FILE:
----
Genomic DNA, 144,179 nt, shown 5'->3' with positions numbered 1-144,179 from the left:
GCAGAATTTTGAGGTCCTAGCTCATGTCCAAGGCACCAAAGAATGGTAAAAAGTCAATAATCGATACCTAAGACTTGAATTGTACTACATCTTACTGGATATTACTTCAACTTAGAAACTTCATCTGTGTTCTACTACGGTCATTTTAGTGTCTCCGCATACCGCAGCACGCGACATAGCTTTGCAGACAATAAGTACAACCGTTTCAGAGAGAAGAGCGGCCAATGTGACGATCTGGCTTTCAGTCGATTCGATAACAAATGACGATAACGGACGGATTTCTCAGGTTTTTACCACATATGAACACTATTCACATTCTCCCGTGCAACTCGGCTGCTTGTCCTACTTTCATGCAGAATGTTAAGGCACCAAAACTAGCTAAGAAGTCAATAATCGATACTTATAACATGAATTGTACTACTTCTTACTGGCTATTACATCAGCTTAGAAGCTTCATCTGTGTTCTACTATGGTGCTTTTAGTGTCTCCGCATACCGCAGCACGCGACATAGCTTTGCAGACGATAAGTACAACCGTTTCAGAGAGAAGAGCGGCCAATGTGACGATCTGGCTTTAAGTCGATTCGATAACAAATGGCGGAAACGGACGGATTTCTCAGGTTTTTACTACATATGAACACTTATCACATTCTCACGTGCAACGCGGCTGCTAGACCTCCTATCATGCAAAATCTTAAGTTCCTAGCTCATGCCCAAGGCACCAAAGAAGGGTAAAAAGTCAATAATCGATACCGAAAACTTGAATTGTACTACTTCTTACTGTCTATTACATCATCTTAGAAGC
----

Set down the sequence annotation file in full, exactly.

Genomic DNA, 144,179 nt, shown 5'->3' with positions numbered 1-144,179 from the left:
GCAGAATTTTGAGGTCCTAGCTCATGTCCAAGGCACCAAAGAATGGTAAAAAGTCAATAATCGATACCTAAGACTTGAATTGTACTACATCTTACTGGATATTACTTCAACTTAGAAACTTCATCTGTGTTCTACTACGGTCATTTTAGTGTCTCCGCATACCGCAGCACGCGACATAGCTTTGCAGACAATAAGTACAACCGTTTCAGAGAGAAGAGCGGCCAATGTGACGATCTGGCTTTCAGTCGATTCGATAACAAATGACGATAACGGACGGATTTCTCAGGTTTTTACCACATATGAACACTATTCACATTCTCCCGTGCAACTCGGCTGCTTGTCCTACTTTCATGCAGAATGTTAAGGCACCAAAACTAGCTAAGAAGTCAATAATCGATACTTATAACATGAATTGTACTACTTCTTACTGGCTATTACATCAGCTTAGAAGCTTCATCTGTGTTCTACTATGGTGCTTTTAGTGTCTCCGCATACCGCAGCACGCGACATAGCTTTGCAGACGATAAGTACAACCGTTTCAGAGAGAAGAGCGGCCAATGTGACGATCTGGCTTTAAGTCGATTCGATAACAAATGGCGGAAACGGACGGATTTCTCAGGTTTTTACTACATATGAACACTTATCACATTCTCACGTGCAACGCGGCTGCTAGACCTCCTATCATGCAAAATCTTAAGTTCCTAGCTCATGCCCAAGGCACCAAAGAAGGGTAAAAAGTCAATAATCGATACCGAAAACTTGAATTGTACTACTTCTTACTGTCTATTACATCATCTTAGAAGC